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Defective T cell metabolism implicated in multiple sclerosis

Cell behaviour is largely governed by the regulation of metabolism. Defects in these processes could lead to autoimmune diseases such as multiple sclerosis.
Defective T cell metabolism implicated in multiple sclerosis
Accumulating evidence underscores the importance of cholesterol metabolism in immune responses. Perturbation of the steroid pathways modulates inflammation and potentially promotes autoimmune disease.

Cholesterol metabolites known as oxysterols may also be involved in the pathogenesis of multiple sclerosis, an autoimmune disease associated with nervous system demyelination and inflammatory infiltrates of lymphocytic and mononuclear cells.

The EU-funded OXYSTEROLS AND TR1 (Oxysterols and IL-27-induced Type 1 regulatory T cells in experimental autoimmune encephalomyelitis) project investigated how lipid metabolism affects the pathogenesis of autoimmune diseases. Their work focused on the enzyme cholesterol 25-hydroxylase (Ch25h) that metabolises cholesterol and its role during normal CD4+ T cell differentiation and in multiple sclerosis.

Scientists examined the levels of oxysterol-converting enzymes on various subsets of T helper CD4+ T cells activated in vitro. They encountered high levels of Ch25h during T cell differentiation by the cytokine interleukin-27. The products of cholesterol metabolism also suppressed the secretion of other cytokines, thereby contributing to a pro-inflammatory response. Mechanistic insight unveiled a role for Stat1 signalling, an important signalling pathway during inflammation.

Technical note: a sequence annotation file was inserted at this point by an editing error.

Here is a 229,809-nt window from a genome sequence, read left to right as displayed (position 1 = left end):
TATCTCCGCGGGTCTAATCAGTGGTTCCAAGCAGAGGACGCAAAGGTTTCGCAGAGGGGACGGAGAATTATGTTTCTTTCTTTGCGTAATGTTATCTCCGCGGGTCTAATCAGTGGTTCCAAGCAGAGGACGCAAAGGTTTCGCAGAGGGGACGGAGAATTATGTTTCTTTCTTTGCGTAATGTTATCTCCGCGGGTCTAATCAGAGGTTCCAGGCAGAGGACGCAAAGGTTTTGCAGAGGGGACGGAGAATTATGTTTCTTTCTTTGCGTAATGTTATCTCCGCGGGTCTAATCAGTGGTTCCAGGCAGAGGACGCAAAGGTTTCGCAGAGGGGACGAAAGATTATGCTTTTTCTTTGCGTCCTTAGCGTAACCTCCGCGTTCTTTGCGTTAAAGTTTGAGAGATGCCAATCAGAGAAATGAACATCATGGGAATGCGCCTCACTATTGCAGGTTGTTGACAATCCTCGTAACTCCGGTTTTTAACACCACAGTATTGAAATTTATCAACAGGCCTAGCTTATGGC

In an experimental mouse model of autoimmune encephalomyelitis (EAE), the consortium discovered that the lack of Ch25h delayed EAE onset and reduced disease severity compared to wild-type mice. This supports a pro-inflammatory role for oxysterols during EAE.

Collectively, the findings of the OXYSTEROLS AND TR1 study highlight the regulatory role of the Ch25h pathway in immune responses. The dual role of Ch25h at inhibiting the generation of regulatory T cells and promoting the trafficking of pathogenic T cells during autoimmune disease identifies oxysterols as a potential therapeutic target.

Related information


Metabolism, multiple sclerosis, autoimmune disease, oxysterol, T cells, Ch25h
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